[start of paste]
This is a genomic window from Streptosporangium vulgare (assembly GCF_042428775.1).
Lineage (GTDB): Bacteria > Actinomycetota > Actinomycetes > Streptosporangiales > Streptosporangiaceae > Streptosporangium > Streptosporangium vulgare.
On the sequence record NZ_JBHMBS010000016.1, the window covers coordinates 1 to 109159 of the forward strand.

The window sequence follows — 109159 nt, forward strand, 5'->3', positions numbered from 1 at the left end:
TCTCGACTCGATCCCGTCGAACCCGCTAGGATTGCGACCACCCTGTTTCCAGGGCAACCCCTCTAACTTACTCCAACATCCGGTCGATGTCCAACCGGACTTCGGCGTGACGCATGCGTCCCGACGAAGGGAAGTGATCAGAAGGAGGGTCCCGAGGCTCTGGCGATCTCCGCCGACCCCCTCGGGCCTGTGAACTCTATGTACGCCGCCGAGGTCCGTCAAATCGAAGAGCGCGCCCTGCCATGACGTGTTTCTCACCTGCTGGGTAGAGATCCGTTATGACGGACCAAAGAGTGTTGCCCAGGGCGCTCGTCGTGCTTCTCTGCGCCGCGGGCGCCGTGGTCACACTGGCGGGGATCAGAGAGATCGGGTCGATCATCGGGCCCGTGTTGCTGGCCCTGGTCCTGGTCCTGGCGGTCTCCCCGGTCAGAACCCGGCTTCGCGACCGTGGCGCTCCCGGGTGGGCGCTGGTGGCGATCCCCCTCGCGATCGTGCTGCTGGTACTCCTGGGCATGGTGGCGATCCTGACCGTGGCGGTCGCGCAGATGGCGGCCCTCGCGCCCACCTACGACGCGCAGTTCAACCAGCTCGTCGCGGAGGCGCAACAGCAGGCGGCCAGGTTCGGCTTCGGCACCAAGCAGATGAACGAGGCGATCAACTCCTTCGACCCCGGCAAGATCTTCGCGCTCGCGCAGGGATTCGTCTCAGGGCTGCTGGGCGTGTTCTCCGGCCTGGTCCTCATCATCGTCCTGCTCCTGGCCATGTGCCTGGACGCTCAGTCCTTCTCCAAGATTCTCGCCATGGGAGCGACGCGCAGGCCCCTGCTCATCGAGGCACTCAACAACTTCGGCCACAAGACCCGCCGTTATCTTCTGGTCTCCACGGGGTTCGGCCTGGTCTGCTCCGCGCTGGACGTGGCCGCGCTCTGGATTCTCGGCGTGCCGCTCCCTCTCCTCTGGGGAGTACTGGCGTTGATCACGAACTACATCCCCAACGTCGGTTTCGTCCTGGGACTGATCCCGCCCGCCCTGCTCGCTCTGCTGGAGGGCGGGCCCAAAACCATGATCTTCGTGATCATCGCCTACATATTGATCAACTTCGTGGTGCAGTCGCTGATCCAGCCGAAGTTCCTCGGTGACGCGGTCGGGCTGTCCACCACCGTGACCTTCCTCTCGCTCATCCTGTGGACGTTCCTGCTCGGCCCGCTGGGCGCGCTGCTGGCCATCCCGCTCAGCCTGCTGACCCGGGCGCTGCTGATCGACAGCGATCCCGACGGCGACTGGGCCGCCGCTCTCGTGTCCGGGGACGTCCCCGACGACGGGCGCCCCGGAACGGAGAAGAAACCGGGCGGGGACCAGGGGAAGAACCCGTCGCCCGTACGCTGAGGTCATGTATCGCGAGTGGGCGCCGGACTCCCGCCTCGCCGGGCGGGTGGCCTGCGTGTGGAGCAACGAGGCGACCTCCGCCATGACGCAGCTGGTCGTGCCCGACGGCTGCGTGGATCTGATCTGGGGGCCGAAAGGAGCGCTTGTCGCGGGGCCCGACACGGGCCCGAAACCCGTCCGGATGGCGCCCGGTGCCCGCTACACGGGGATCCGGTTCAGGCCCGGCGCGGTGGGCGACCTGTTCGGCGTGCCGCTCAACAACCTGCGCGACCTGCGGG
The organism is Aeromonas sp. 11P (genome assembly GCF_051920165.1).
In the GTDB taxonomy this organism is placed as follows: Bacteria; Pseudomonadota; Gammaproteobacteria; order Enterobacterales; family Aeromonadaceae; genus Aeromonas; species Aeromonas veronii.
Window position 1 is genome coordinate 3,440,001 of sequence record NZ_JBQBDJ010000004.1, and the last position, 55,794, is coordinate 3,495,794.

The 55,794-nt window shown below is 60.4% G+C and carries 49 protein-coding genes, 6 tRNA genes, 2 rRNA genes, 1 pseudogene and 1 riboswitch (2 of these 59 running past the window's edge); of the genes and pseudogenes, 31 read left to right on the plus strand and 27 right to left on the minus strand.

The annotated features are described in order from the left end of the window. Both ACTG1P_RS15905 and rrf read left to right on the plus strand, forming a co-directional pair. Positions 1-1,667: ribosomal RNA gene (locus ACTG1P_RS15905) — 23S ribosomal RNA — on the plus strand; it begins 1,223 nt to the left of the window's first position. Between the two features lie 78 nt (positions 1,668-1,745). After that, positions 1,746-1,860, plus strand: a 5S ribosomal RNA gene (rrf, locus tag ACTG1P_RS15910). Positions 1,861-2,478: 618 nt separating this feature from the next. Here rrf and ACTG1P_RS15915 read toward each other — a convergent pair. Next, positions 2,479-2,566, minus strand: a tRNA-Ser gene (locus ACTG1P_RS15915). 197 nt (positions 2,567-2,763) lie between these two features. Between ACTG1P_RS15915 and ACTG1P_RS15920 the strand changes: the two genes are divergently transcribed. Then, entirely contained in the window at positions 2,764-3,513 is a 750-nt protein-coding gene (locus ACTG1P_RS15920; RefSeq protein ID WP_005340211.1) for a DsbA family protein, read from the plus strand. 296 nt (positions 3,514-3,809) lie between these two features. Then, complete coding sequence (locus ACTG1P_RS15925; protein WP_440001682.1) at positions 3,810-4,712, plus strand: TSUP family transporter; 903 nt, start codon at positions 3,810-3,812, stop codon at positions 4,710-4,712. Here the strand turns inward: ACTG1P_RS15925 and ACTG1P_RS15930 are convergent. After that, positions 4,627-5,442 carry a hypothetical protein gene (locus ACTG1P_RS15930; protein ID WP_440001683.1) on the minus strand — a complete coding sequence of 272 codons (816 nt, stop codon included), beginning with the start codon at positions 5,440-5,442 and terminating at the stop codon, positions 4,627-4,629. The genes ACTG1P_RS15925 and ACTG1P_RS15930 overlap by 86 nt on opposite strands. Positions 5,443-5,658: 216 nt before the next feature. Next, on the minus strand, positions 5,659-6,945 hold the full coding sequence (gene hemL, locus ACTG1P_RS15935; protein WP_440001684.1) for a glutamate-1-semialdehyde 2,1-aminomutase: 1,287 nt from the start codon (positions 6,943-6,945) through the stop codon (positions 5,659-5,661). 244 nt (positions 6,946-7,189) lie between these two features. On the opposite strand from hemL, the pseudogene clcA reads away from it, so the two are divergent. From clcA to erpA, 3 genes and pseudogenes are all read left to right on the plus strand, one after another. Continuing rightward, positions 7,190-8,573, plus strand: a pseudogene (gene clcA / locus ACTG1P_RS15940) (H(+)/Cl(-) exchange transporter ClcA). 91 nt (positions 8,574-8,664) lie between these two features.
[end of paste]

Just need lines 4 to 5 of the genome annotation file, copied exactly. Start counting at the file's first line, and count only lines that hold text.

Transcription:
The window sequence follows — 109159 nt, forward strand, 5'->3', positions numbered from 1 at the left end:
TCTCGACTCGATCCCGTCGAACCCGCTAGGATTGCGACCACCCTGTTTCCAGGGCAACCCCTCTAACTTACTCCAACATCCGGTCGATGTCCAACCGGACTTCGGCGTGACGCATGCGTCCCGACGAAGGGAAGTGATCAGAAGGAGGGTCCCGAGGCTCTGGCGATCTCCGCCGACCCCCTCGGGCCTGTGAACTCTATGTACGCCGCCGAGGTCCGTCAAATCGAAGAGCGCGCCCTGCCATGACGTGTTTCTCACCTGCTGGGTAGAGATCCGTTATGACGGACCAAAGAGTGTTGCCCAGGGCGCTCGTCGTGCTTCTCTGCGCCGCGGGCGCCGTGGTCACACTGGCGGGGATCAGAGAGATCGGGTCGATCATCGGGCCCGTGTTGCTGGCCCTGGTCCTGGTCCTGGCGGTCTCCCCGGTCAGAACCCGGCTTCGCGACCGTGGCGCTCCCGGGTGGGCGCTGGTGGCGATCCCCCTCGCGATCGTGCTGCTGGTACTCCTGGGCATGGTGGCGATCCTGACCGTGGCGGTCGCGCAGATGGCGGCCCTCGCGCCCACCTACGACGCGCAGTTCAACCAGCTCGTCGCGGAGGCGCAACAGCAGGCGGCCAGGTTCGGCTTCGGCACCAAGCAGATGAACGAGGCGATCAACTCCTTCGACCCCGGCAAGATCTTCGCGCTCGCGCAGGGATTCGTCTCAGGGCTGCTGGGCGTGTTCTCCGGCCTGGTCCTCATCATCGTCCTGCTCCTGGCCATGTGCCTGGACGCTCAGTCCTTCTCCAAGATTCTCGCCATGGGAGCGACGCGCAGGCCCCTGCTCATCGAGGCACTCAACAACTTCGGCCACAAGACCCGCCGTTATCTTCTGGTCTCCACGGGGTTCGGCCTGGTCTGCTCCGCGCTGGACGTGGCCGCGCTCTGGATTCTCGGCGTGCCGCTCCCTCTCCTCTGGGGAGTACTGGCGTTGATCACGAACTACATCCCCAACGTCGGTTTCGTCCTGGGACTGATCCCGCCCGCCCTGCTCGCTCTGCTGGAGGGCGGGCCCAAAACCATGATCTTCGTGATCATCGCCTACATATTGATCAACTTCGTGGTGCAGTCGCTGATCCAGCCGAAGTTCCTCGGTGACGCGGTCGGGCTGTCCACCACCGTGACCTTCCTCTCGCTCATCCTGTGGACGTTCCTGCTCGGCCCGCTGGGCGCGCTGCTGGCCATCCCGCTCAGCCTGCTGACCCGGGCGCTGCTGATCGACAGCGATCCCGACGGCGACTGGGCCGCCGCTCTCGTGTCCGGGGACGTCCCCGACGACGGGCGCCCCGGAACGGAGAAGAAACCGGGCGGGGACCAGGGGAAGAACCCGTCGCCCGTACGCTGAGGTCATGTATCGCGAGTGGGCGCCGGACTCCCGCCTCGCCGGGCGGGTGGCCTGCGTGTGGAGCAACGAGGCGACCTCCGCCATGACGCAGCTGGTCGTGCCCGACGGCTGCGTGGATCTGATCTGGGGGCCGAAAGGAGCGCTTGTCGCGGGGCCCGACACGGGCCCGAAACCCGTCCGGATGGCGCCCGGTGCCCGCTACACGGGGATCCGGTTCAGGCCCGGCGCGGTGGGCGACCTGTTCGGCGTGCCGCTCAACAACCTGCGCGACCTGCGGG